Some argue that if this results in a better educated populace, then it’s worth the cost. But it won’t result in a better educated populace; it will result in a whole bunch of students majoring in things the market doesn’t value, and another batch simply taking a four-year vacation on the taxpayer’s dime. Heretofore, graduates knew they needed marketable skills in order to repay their college loans. But when student loans are forgiven as a matter of course, graduates bear no cost for wasting our collective resources by studying things the market doesn’t value, or by not studying at all.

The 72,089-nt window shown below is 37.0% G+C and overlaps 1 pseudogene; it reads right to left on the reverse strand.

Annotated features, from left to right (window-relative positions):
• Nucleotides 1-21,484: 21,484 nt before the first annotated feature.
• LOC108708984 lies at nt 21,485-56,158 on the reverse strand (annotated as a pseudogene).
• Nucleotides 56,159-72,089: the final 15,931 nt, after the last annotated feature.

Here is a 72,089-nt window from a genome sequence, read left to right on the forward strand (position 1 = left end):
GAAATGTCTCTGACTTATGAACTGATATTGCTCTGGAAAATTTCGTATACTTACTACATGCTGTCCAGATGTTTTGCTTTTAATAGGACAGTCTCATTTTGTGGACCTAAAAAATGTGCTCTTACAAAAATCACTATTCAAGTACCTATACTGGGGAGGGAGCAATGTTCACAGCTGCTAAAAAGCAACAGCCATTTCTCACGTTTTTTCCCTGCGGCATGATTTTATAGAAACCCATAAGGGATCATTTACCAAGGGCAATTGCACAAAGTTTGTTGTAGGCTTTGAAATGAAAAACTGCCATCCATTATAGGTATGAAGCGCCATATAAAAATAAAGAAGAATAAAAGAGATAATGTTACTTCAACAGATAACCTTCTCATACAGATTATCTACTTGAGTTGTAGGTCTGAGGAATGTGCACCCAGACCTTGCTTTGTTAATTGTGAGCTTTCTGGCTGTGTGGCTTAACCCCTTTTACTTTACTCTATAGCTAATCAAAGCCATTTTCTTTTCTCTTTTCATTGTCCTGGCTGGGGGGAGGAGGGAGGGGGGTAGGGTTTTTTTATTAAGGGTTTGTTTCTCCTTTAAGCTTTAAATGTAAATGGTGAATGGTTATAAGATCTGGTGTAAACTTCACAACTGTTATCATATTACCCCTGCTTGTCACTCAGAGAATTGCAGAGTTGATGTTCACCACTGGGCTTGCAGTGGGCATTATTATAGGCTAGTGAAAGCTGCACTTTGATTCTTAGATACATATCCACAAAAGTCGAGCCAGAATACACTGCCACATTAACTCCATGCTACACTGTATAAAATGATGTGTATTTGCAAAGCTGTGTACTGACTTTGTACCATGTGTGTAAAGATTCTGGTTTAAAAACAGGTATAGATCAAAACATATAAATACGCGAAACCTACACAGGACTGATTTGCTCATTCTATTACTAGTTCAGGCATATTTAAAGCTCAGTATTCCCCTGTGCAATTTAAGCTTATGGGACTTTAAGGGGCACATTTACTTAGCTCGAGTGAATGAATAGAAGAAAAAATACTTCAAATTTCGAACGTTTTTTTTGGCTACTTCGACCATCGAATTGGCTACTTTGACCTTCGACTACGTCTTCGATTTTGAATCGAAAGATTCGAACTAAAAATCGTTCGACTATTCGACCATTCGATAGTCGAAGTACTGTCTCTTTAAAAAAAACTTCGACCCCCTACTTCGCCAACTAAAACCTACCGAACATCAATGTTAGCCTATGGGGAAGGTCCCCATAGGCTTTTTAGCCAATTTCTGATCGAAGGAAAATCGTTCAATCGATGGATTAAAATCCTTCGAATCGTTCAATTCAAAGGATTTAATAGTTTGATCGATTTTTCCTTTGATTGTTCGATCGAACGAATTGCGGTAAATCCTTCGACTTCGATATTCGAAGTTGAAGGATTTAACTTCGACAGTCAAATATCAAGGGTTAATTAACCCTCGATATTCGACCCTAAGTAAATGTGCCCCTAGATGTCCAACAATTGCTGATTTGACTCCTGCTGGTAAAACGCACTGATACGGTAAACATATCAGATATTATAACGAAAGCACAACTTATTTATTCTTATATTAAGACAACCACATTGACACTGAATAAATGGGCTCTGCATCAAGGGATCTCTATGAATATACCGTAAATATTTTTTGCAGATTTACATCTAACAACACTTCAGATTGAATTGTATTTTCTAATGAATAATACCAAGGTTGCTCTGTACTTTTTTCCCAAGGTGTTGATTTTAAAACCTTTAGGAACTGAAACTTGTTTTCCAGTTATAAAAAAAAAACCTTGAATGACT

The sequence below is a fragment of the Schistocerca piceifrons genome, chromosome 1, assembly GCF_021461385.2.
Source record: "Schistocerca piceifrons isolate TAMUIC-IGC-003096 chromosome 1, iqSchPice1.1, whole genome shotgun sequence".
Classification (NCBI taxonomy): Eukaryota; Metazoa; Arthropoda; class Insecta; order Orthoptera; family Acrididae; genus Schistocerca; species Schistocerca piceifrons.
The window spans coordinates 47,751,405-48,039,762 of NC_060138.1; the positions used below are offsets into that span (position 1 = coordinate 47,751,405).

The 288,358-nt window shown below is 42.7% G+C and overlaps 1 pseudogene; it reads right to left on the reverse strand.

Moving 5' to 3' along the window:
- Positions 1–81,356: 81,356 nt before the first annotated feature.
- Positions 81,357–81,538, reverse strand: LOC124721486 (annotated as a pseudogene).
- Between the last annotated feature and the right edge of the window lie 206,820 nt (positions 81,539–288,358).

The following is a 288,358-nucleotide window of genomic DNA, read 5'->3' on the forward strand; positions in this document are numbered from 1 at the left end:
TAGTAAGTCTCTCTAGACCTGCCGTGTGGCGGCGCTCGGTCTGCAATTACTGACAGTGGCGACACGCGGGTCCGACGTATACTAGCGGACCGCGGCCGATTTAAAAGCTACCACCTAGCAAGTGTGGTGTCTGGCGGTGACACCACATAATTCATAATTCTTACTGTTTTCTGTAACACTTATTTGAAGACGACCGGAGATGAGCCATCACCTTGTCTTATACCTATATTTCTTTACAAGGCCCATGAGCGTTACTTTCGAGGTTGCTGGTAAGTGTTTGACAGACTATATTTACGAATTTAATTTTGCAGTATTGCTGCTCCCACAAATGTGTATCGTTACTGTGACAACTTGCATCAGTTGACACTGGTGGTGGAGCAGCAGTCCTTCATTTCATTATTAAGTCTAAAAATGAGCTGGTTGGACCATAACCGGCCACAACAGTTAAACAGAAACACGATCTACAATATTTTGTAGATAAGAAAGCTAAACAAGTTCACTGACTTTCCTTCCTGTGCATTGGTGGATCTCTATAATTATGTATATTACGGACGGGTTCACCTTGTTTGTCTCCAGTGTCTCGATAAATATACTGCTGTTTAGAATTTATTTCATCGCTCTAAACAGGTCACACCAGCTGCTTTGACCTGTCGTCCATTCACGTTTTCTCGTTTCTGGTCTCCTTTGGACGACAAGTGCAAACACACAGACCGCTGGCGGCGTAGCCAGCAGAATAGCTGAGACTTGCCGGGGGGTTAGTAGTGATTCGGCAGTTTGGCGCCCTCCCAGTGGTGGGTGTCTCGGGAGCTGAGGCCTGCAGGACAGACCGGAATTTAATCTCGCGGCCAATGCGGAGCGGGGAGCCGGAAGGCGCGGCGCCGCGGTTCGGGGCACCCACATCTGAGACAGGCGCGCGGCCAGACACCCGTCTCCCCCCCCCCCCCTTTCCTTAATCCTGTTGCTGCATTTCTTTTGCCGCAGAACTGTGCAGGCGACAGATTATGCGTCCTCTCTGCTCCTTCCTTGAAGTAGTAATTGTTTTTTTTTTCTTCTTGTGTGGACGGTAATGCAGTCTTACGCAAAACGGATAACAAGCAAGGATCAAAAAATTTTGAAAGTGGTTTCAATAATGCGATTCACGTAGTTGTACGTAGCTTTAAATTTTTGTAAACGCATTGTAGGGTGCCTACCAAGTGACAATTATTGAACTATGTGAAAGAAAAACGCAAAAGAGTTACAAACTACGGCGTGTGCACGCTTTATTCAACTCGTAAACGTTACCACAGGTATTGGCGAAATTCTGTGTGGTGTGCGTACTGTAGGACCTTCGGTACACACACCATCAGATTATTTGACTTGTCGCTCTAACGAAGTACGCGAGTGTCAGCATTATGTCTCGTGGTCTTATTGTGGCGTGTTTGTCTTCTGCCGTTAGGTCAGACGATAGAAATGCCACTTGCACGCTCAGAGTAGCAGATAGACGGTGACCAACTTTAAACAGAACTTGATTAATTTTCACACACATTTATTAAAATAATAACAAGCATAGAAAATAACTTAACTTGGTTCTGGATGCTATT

…expect many taxpayers to cry foul. Homeowners will quite sensibly wonder why the government is not forgiving their mortgages. After all, student loans add up to about $1.4 trillion, while American mortgages total more than $16 trillion. If relieving students from the burden of their debts is a good idea, it should be an even better idea to relieve homeowners of theirs.
What about students who worked multiple jobs or attended less prestigious schools so they could avoid going into debt? Why aren’t they being rewarded? What about students who diligently paid off their debt and are now debt free? Will they receive nothing? What about, fantastically, people in the trades? Is it reasonable to charge people—via the higher taxes loan forgiveness will bring—who did not go to college to subsidize those who do? Regardless of the answers to these questions, implementing this plan will be fraught with difficulty.